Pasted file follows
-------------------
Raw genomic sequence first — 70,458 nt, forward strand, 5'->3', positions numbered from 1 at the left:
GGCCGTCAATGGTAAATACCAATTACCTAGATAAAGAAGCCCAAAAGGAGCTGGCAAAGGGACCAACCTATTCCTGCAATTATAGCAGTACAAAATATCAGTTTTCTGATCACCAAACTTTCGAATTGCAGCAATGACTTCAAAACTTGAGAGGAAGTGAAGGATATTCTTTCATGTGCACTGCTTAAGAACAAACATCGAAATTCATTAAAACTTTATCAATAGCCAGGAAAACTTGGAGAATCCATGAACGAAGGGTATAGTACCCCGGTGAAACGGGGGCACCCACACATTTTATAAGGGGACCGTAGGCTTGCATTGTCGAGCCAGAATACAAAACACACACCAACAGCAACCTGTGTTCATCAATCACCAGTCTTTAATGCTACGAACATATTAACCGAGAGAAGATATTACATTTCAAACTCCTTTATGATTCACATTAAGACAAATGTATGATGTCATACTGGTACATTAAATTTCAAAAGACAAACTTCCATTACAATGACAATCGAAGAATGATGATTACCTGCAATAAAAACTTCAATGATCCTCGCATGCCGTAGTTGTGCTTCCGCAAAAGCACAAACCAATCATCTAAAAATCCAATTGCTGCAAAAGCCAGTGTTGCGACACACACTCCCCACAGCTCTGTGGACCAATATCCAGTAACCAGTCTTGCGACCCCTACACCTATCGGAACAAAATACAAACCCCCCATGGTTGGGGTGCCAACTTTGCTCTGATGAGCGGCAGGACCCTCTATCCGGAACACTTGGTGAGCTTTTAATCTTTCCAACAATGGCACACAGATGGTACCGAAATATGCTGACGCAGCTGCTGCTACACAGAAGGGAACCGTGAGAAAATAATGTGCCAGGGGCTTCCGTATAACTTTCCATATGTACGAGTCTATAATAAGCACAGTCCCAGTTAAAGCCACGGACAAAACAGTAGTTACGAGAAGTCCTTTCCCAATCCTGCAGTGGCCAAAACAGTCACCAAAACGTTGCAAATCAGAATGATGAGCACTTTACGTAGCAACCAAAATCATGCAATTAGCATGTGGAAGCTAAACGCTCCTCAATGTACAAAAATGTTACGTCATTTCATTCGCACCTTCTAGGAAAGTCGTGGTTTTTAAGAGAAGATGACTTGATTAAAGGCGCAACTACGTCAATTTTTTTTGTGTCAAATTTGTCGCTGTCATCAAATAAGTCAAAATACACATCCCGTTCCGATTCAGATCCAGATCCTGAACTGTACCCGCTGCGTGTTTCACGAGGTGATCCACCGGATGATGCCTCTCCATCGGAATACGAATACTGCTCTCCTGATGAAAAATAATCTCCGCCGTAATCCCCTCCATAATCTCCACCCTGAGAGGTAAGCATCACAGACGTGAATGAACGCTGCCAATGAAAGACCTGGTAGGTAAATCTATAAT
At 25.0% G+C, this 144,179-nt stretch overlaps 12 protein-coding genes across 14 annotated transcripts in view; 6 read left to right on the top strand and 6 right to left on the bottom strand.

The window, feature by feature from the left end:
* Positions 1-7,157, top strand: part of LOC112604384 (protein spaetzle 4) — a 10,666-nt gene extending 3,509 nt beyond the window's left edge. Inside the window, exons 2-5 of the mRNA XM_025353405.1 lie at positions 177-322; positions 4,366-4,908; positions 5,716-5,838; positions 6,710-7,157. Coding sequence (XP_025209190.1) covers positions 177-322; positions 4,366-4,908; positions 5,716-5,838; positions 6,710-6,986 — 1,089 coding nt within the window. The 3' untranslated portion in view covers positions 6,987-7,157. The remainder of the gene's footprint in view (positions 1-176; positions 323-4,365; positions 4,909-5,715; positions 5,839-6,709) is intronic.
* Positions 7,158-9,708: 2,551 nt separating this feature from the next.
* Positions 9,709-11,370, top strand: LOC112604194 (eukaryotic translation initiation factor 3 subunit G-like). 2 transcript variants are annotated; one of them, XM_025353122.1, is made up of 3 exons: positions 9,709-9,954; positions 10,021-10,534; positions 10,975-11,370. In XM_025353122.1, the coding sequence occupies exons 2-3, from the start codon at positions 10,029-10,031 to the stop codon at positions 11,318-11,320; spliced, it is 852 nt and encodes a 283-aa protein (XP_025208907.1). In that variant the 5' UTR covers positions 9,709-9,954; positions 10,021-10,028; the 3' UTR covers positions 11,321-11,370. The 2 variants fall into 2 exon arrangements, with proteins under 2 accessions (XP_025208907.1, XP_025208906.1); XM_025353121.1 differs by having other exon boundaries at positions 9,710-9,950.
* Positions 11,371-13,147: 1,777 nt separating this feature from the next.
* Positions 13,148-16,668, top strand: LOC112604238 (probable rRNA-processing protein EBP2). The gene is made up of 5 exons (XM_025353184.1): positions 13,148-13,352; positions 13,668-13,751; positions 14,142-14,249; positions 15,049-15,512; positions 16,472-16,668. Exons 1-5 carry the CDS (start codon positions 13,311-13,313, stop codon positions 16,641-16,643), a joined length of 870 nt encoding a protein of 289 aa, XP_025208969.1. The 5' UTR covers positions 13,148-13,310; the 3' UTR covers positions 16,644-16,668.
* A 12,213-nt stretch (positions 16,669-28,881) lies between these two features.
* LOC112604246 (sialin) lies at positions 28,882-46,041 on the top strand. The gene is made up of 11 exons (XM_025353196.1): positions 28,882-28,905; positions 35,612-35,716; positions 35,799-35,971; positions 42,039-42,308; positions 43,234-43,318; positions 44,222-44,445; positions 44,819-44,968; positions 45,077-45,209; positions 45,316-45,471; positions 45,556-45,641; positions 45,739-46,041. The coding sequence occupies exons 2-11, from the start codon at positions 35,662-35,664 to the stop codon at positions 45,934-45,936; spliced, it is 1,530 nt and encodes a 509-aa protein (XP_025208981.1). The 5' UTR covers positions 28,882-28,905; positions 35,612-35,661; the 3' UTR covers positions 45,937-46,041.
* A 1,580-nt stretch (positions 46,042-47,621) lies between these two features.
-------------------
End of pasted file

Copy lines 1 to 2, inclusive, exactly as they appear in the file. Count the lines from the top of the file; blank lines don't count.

Raw genomic sequence first — 70,458 nt, forward strand, 5'->3', positions numbered from 1 at the left:
GGCCGTCAATGGTAAATACCAATTACCTAGATAAAGAAGCCCAAAAGGAGCTGGCAAAGGGACCAACCTATTCCTGCAATTATAGCAGTACAAAATATCAGTTTTCTGATCACCAAACTTTCGAATTGCAGCAATGACTTCAAAACTTGAGAGGAAGTGAAGGATATTCTTTCATGTGCACTGCTTAAGAACAAACATCGAAATTCATTAAAACTTTATCAATAGCCAGGAAAACTTGGAGAATCCATGAACGAAGGGTATAGTACCCCGGTGAAACGGGGGCACCCACACATTTTATAAGGGGACCGTAGGCTTGCATTGTCGAGCCAGAATACAAAACACACACCAACAGCAACCTGTGTTCATCAATCACCAGTCTTTAATGCTACGAACATATTAACCGAGAGAAGATATTACATTTCAAACTCCTTTATGATTCACATTAAGACAAATGTATGATGTCATACTGGTACATTAAATTTCAAAAGACAAACTTCCATTACAATGACAATCGAAGAATGATGATTACCTGCAATAAAAACTTCAATGATCCTCGCATGCCGTAGTTGTGCTTCCGCAAAAGCACAAACCAATCATCTAAAAATCCAATTGCTGCAAAAGCCAGTGTTGCGACACACACTCCCCACAGCTCTGTGGACCAATATCCAGTAACCAGTCTTGCGACCCCTACACCTATCGGAACAAAATACAAACCCCCCATGGTTGGGGTGCCAACTTTGCTCTGATGAGCGGCAGGACCCTCTATCCGGAACACTTGGTGAGCTTTTAATCTTTCCAACAATGGCACACAGATGGTACCGAAATATGCTGACGCAGCTGCTGCTACACAGAAGGGAACCGTGAGAAAATAATGTGCCAGGGGCTTCCGTATAACTTTCCATATGTACGAGTCTATAATAAGCACAGTCCCAGTTAAAGCCACGGACAAAACAGTAGTTACGAGAAGTCCTTTCCCAATCCTGCAGTGGCCAAAACAGTCACCAAAACGTTGCAAATCAGAATGATGAGCACTTTACGTAGCAACCAAAATCATGCAATTAGCATGTGGAAGCTAAACGCTCCTCAATGTACAAAAATGTTACGTCATTTCATTCGCACCTTCTAGGAAAGTCGTGGTTTTTAAGAGAAGATGACTTGATTAAAGGCGCAACTACGTCAATTTTTTTTGTGTCAAATTTGTCGCTGTCATCAAATAAGTCAAAATACACATCCCGTTCCGATTCAGATCCAGATCCTGAACTGTACCCGCTGCGTGTTTCACGAGGTGATCCACCGGATGATGCCTCTCCATCGGAATACGAATACTGCTCTCCTGATGAAAAATAATCTCCGCCGTAATCCCCTCCATAATCTCCACCCTGAGAGGTAAGCATCACAGACGTGAATGAACGCTGCCAATGAAAGACCTGGTAGGTAAATCTATAAT